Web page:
2.5. Preparation of Cellulolytic Enzyme Solutions
Starter cultures were prepared by transferring cells with an inoculation loop from the CMC agar plates to 100 mL of CMC liquid medium, the initial pH of which was adjusted to 7.0 if not specified, in 500 mL Erlenmeyer flasks. Two days after shaking incubation at 28°C, aliquots of 2 mL starter cultures were seeded into 200 mL of CMC liquid medium in 500 mL flasks. The flasks were further incubated on a shaker at 150 rpm for 7 days at 28°C. Cell growth was monitored by measuring optical density at 600 nm. Culture samples were taken every 24 h during incubation, and their cell-free supernatants (CFSs) were obtained by centrifugation (10,000 ×g, 5 min) and analyzed for cellulolytic activities. Meanwhile, the precipitated cells were suspended, washed in 5 mL of 0.05 M phosphate buffer (pH 6.5), and disrupted by sonication (150 mA, 20 min). The resulting supernatant was removed after centrifuging (12,000 ×g, 30 min) the sonicated cell suspension at 4°C. The remaining cell debris (CD) was resuspended in 1 mL of 0.05 M phosphate buffer (pH 6.5) and assayed for cellulolytic enzyme activities.
2.6. Enzyme Activity Assay
CMCase activity was measured by incubating 0.2 mL of enzyme solution with 0.5 mL of 1% (w/v) carboxymethyl cellulose, prepared in 0.1 M sodium acetate buffer (pH 5.0), and 0.3 mL of 0.1 M sodium acetate buffer (pH 5.0) for 10 min at 50°C. The reducing sugars liberated were estimated by the 3,5-dinitrosalicylic acid (DNS) method . The enzyme reaction was stopped by the addition of 3 mL DNS reagent (dinitrosalicylic acid 1 g, NaOH, 16 g, potassium sodium tartarate 300 g, and distilled water up to 1 L) to the above 1 mL reaction mixture, boiled in capped glass tubes for 5 min, and cooled in cold water, and then optical density was measured at 540 nm. The CMCase activity was determined using a calibration curve for D-glucose. One unit of CMCase activity was defined as the amount of enzyme that released 1 μmol of reducing sugars as glucose equivalents min−1.
Avicelase activity was measured by incubating 0.5 mL of enzyme solution with 1 g of Avicel, a microcrystalline cellulose, as substrate and 1.5 mL of 0.1 M sodium acetate buffer (pH 5.0) for 1 h at 50°C. After incubation, the reaction mixture was centrifuged at 10,000 ×g for 5 min, and then 1 mL of the supernatant was taken to determine reducing sugars by the DNS method. One unit of Avicelase activity was defined as the amount of enzyme that released 1 μmol of reducing sugars as glucose equivalents min−1.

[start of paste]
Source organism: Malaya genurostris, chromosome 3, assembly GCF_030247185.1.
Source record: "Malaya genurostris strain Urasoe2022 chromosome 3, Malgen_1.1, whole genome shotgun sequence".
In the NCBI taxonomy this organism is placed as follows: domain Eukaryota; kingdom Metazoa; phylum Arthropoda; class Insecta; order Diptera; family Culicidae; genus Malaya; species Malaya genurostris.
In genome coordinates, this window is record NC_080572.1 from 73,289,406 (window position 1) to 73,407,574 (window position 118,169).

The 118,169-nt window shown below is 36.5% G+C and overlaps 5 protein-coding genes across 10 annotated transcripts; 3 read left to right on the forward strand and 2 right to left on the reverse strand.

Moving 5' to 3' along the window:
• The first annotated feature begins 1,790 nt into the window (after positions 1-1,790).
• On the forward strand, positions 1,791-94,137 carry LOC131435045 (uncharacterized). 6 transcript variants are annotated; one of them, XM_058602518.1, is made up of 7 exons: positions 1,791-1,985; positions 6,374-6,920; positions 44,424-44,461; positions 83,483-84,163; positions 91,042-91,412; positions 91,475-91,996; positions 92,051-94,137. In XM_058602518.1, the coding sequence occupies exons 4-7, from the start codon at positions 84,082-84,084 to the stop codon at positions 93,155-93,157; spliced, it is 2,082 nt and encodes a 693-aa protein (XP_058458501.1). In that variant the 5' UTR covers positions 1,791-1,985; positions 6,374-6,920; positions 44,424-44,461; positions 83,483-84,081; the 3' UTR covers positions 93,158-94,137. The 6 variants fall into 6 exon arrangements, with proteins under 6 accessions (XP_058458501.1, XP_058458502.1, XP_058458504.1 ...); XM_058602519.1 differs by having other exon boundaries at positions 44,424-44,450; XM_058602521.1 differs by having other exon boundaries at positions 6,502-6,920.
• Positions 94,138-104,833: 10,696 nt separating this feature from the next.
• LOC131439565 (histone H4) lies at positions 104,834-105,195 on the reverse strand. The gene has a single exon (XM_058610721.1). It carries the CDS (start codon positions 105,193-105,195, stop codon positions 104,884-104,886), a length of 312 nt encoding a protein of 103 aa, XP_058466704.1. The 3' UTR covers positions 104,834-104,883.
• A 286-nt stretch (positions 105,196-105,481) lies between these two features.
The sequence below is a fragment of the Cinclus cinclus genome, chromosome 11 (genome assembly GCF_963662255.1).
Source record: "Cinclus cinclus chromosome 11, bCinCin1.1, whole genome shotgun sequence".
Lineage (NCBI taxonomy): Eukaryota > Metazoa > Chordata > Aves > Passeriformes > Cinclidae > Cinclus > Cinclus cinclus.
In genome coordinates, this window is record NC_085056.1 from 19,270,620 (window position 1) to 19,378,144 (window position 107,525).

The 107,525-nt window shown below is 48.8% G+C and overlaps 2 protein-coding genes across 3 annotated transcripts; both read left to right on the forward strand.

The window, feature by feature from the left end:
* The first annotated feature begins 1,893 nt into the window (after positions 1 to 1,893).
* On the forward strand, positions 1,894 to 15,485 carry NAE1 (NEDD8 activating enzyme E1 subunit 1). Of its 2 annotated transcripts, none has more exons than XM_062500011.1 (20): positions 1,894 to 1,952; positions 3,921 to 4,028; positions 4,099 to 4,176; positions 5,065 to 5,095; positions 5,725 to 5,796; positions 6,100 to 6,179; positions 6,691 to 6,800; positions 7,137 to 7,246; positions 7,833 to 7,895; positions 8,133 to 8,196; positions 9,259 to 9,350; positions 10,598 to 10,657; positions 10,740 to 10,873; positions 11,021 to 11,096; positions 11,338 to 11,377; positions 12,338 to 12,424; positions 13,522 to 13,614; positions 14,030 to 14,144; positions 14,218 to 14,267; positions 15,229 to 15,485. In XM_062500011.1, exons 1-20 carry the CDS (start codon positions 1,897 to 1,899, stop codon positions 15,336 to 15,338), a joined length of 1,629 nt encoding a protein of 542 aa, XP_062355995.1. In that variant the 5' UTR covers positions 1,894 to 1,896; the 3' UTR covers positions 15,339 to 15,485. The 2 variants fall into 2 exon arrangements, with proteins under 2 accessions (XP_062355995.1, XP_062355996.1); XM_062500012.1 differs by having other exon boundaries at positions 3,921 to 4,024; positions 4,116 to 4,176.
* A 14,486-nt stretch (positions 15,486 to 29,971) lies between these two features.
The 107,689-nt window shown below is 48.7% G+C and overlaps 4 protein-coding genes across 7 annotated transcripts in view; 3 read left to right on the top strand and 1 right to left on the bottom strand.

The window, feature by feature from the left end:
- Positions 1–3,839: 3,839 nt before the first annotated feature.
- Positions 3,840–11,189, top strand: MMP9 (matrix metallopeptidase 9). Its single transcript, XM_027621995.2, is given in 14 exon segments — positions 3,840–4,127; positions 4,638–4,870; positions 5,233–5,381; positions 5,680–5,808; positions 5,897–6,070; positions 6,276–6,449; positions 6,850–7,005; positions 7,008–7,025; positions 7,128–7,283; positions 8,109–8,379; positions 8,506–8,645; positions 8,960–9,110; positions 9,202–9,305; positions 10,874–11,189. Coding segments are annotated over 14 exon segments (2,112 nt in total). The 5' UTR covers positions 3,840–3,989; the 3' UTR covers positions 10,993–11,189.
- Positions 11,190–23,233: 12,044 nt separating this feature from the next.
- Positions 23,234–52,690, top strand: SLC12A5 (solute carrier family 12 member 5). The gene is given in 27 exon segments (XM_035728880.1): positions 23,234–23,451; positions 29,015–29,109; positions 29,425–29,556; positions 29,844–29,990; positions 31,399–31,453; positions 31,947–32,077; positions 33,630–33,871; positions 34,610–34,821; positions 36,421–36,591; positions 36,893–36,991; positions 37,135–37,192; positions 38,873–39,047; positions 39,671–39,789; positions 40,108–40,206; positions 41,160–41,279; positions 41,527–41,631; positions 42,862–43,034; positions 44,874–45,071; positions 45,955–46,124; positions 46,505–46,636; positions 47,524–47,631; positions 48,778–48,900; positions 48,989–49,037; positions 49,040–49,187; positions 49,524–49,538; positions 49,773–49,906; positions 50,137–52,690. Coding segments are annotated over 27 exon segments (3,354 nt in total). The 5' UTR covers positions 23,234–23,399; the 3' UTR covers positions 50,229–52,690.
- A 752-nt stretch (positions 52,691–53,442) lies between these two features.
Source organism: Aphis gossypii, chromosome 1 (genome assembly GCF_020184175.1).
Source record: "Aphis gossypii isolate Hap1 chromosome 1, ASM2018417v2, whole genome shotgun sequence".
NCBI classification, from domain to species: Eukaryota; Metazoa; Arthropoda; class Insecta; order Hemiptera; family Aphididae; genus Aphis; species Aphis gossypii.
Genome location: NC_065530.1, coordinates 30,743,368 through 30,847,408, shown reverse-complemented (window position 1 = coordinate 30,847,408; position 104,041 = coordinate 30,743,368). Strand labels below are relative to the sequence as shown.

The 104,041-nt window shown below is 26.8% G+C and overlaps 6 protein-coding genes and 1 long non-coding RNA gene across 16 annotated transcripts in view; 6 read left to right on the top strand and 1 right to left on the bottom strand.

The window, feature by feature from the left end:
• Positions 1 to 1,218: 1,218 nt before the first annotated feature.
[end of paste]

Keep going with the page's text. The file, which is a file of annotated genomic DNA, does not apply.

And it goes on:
Filter paper-hydrolytic (FPase) activity was measured by a procedure  in which Whatman no. 1 filter paper was used as a substrate. Fifty milligrams of the substrate suspended in 1.5 mL of 0.1 M sodium acetate buffer (pH 5.0) was incubated with 0.5 mL of enzyme solution at 50°C for 2 h. After incubation, the reaction mixture was centrifuged at 10,000 ×g for 5 min, and then 1 mL of the supernatant was taken for the determination of reducing sugars by the DNS method. One unit of FPase activity was defined as the amount of enzyme that released 1 μmol of reducing sugars as glucose equivalents min−1.
β-glucosidase (or cellobiase) activity was measured by using ρ-nitrophenyl-β-D-glucopyranoside (pNPG) as a substrate. The hydrolysis of pNPG releases ρ-nitrophenol, a pigmented substance that can be measured spectrophotometrically at 400 nm. The reaction mixture, containing 0.5 mL of 1 mg/mL pNPG, 0.5 mL of 0.05 M sodium acetate buffer (pH 5.0), and 0.5 mL of enzyme solution, was incubated at 50°C for 1 h. The enzyme reaction was stopped by adding 2 mL of 1 M Na2CO3, and the absorbance was measured at 400 nm. One unit of β-glucosidase activity was defined as the amount of enzyme that released 1 μmol of para-nitrophenol min−1.
Xylanase activity was measured by using Beechwood xylan as a substrate . The reaction mixture containing 0.2 mL of crude enzyme, 0.5 mL of 1% xylan solution in 0.05M phosphate buffer (pH 6.0), and 0.3 mL of buffer (pH 6.0) was incubated at 50°C for 10 min. The enzymatic reaction was stopped by adding 3 mL of DNS reagent, boiled in capped glass tubes for 5 min, and cooled in cold water for color stabilization. The resulting optical density was measured at 520 nm. D-xylose was used as a standard for the preparation of a calibration curve. One unit of xylanase activity was defined as the amount of enzyme that released 1 μmol of reducing sugars as xylose equivalents min−1.
3. Results and Discussion
3.1. Screening of Cellulolytic Bacteria